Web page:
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Ferdy Christant ferdychristant.com

The state of web browsers

Should I read this 22 minute read on the state of web browsers? Sure. Count me in! Microsoft has confirmed the rumor to be true. We now have one less browser engine, and a last man standing (Firefox) in deep trouble (reasons below). … The web now runs on a single engine. There is not a single browser with a non-Chromium engine on mobile of any significance other than Safari. Which runs webkit, kind of the same engine as Chromium, which is based on webkit.

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Henrik Warne henrikwarne.com

Lessons learned while being a developer on call (for 10 years)

Being on call isn’t that bad if you find ways to learn from it and make it worth your time and effort. Henrik covers to “why’s”, alarms and alerting systems, and even compensation and scheduling. Henrik writes: For most of the past ten years, I have been on organized on call rotations for the systems I have been developing. I think being on call is a logical way of taking responsibility for your work. You also learn a lot from it. However, it is stressful and an inconvenience, so you should get paid for it.

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Derek Jones expressionengine.com

ExpressionEngine is now open source (open source has won)

This hits close to home — I was a heavy user/developer around ExpressionEngine from 2006-2008. I’m happy to see them come around to embrace an open source model. When Rick Ellis, founder of EllisLab, was asked on Twitter “Why open source?” he simply said: Open source has won. It’s not even a contest anymore. Here’s a note shared with us from Derek Jones, CEO of EllisLab: [ExpressionEngine] a popular commercial CMS with 15 years of continuous development has taken a huge leap and gone open source after watching the closed-source CMS market continue to shrink while simultaneously getting more crowded.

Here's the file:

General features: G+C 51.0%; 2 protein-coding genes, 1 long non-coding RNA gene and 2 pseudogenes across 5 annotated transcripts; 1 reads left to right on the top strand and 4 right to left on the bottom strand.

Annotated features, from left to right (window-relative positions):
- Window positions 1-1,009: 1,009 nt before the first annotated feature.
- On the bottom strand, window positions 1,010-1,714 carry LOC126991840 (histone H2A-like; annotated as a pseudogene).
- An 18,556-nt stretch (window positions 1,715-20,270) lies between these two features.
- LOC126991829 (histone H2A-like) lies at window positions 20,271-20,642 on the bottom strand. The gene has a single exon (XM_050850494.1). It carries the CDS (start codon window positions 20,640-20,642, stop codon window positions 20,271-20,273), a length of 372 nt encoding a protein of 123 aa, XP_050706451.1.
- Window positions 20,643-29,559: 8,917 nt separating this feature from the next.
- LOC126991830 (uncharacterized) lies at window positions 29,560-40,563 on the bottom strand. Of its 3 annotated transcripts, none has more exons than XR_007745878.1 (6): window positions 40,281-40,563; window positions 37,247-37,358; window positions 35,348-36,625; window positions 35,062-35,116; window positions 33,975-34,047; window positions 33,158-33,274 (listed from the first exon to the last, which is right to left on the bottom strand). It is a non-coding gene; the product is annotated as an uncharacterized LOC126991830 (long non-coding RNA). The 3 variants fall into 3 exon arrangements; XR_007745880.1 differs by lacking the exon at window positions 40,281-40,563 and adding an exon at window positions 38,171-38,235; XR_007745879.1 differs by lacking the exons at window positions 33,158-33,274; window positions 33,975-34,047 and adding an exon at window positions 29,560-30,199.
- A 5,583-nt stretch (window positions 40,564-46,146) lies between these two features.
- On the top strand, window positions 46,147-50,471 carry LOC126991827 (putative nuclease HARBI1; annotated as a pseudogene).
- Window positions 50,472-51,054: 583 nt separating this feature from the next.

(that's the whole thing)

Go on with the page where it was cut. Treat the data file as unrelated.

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Arun Venkatesan arun.is

Why are tech companies making custom typefaces?

The most obvious reason is cost. Developing a custom typeface can eliminate the recurring licensing fees that must be paid to foundries. IBM and Netflix claim to save millions of dollars per year by switching from Helvetica to IBM Plex and Gotham to Netflix Sans, respectively. I hadn’t considered the on going costs of licensing as a factor, but it totally make sense. Although, that’s not where Arun ends this. He goes into the much finer details of the typefaces, the medium, how screen types have changed, and more. Companies like Apple and Samsung, with their wide portfolio of digital and physical products and services, have united their brands and products under a singular typeface. Apple went further and didn’t just work within the numerous constraints posed by both the digital and physical world. In creating San Francisco, it reinvented how type is rendered altogether. I dig the question Arun ends with, “Should custom typefaces exist?”